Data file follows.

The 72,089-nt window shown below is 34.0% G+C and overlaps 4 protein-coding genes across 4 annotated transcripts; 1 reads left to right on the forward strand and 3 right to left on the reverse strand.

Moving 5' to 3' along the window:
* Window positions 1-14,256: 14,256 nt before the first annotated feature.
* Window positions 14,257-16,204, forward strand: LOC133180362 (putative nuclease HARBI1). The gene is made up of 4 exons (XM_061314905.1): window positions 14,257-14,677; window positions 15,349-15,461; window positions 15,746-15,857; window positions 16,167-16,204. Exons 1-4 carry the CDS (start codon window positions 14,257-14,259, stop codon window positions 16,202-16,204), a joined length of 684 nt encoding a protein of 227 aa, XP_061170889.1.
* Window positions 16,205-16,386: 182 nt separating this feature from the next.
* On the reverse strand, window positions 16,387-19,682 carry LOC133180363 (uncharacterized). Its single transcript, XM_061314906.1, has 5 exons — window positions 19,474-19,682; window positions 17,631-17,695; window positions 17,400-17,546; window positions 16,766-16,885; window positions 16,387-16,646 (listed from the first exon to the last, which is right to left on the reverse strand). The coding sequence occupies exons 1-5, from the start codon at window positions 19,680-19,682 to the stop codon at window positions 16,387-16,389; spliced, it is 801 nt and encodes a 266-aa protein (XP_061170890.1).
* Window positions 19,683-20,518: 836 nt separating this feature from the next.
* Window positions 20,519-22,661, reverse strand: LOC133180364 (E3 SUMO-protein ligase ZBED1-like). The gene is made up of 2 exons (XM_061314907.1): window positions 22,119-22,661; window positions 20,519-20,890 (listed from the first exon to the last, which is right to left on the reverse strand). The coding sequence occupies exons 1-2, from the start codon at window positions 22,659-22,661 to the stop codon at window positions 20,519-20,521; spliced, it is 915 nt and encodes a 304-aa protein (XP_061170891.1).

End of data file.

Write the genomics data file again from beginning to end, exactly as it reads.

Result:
The 72,089-nt window shown below is 34.0% G+C and overlaps 4 protein-coding genes across 4 annotated transcripts; 1 reads left to right on the forward strand and 3 right to left on the reverse strand.

Moving 5' to 3' along the window:
* Window positions 1-14,256: 14,256 nt before the first annotated feature.
* Window positions 14,257-16,204, forward strand: LOC133180362 (putative nuclease HARBI1). The gene is made up of 4 exons (XM_061314905.1): window positions 14,257-14,677; window positions 15,349-15,461; window positions 15,746-15,857; window positions 16,167-16,204. Exons 1-4 carry the CDS (start codon window positions 14,257-14,259, stop codon window positions 16,202-16,204), a joined length of 684 nt encoding a protein of 227 aa, XP_061170889.1.
* Window positions 16,205-16,386: 182 nt separating this feature from the next.
* On the reverse strand, window positions 16,387-19,682 carry LOC133180363 (uncharacterized). Its single transcript, XM_061314906.1, has 5 exons — window positions 19,474-19,682; window positions 17,631-17,695; window positions 17,400-17,546; window positions 16,766-16,885; window positions 16,387-16,646 (listed from the first exon to the last, which is right to left on the reverse strand). The coding sequence occupies exons 1-5, from the start codon at window positions 19,680-19,682 to the stop codon at window positions 16,387-16,389; spliced, it is 801 nt and encodes a 266-aa protein (XP_061170890.1).
* Window positions 19,683-20,518: 836 nt separating this feature from the next.
* Window positions 20,519-22,661, reverse strand: LOC133180364 (E3 SUMO-protein ligase ZBED1-like). The gene is made up of 2 exons (XM_061314907.1): window positions 22,119-22,661; window positions 20,519-20,890 (listed from the first exon to the last, which is right to left on the reverse strand). The coding sequence occupies exons 1-2, from the start codon at window positions 22,659-22,661 to the stop codon at window positions 20,519-20,521; spliced, it is 915 nt and encodes a 304-aa protein (XP_061170891.1).